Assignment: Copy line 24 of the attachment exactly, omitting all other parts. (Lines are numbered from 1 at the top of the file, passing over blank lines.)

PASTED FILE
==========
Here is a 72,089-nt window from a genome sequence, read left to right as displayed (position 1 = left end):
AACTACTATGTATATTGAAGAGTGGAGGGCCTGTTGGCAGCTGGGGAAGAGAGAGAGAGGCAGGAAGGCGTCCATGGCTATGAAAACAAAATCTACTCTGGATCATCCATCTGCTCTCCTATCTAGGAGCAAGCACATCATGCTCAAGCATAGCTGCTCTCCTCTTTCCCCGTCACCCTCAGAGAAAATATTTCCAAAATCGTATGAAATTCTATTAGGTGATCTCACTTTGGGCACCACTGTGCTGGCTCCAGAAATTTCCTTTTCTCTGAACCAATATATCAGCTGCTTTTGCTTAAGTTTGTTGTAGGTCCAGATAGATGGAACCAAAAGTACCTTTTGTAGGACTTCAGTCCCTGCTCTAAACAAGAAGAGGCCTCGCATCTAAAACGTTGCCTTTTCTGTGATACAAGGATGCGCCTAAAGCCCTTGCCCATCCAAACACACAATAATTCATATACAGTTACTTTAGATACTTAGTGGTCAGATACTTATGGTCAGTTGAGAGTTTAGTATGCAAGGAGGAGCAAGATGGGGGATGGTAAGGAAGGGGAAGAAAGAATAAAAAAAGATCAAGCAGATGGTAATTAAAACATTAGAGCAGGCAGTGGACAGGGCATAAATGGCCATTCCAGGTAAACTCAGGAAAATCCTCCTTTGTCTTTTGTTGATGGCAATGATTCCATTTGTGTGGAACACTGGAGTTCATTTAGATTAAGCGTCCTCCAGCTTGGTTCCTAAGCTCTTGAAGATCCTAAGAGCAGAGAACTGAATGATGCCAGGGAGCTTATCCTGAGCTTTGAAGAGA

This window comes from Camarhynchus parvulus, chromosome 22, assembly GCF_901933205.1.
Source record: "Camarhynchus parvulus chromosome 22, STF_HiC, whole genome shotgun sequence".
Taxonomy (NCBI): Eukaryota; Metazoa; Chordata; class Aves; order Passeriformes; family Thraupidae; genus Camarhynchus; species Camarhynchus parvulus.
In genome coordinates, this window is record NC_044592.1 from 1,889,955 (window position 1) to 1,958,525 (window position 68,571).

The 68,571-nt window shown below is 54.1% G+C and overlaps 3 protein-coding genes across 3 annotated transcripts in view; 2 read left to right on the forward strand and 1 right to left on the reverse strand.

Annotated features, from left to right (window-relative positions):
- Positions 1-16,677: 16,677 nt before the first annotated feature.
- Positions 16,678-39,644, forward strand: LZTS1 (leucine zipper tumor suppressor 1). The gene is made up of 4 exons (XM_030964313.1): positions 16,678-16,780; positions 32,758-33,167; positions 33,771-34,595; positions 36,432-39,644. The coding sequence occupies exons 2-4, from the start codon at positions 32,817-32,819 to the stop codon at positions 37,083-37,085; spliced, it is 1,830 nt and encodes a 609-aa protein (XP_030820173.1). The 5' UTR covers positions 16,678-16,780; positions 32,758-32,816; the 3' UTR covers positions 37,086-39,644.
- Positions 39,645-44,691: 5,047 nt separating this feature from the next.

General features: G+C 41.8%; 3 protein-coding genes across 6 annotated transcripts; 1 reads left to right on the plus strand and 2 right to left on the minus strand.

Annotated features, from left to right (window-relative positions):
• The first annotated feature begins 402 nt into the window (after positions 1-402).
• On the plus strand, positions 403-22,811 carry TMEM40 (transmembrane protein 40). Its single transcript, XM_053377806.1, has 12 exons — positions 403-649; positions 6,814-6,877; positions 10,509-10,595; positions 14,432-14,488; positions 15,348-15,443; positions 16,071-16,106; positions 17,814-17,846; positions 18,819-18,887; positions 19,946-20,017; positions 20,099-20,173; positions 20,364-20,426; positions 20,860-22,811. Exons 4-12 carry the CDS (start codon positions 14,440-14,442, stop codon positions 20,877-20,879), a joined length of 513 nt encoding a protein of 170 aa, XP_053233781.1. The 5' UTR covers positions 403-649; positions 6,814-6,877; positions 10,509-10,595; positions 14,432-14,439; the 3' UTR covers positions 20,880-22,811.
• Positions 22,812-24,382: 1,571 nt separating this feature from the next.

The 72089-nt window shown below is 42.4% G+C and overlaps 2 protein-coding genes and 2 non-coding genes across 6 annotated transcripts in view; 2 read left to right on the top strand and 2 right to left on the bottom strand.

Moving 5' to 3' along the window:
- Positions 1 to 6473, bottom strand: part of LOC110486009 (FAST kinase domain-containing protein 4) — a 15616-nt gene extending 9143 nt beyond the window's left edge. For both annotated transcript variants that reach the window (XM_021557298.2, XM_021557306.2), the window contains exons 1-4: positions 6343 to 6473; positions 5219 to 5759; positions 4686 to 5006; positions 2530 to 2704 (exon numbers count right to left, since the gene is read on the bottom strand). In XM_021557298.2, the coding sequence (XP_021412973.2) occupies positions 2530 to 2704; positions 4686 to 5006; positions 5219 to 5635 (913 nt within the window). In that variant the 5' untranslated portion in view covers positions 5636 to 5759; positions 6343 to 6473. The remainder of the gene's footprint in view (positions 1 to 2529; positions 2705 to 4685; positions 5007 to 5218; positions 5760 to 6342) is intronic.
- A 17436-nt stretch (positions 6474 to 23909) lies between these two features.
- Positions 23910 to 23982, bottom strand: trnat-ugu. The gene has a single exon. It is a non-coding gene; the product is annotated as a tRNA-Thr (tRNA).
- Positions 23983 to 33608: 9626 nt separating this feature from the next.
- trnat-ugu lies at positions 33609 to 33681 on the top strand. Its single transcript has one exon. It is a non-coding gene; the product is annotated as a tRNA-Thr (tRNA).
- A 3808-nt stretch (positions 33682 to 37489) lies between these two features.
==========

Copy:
- A 3808-nt stretch (positions 33682 to 37489) lies between these two features.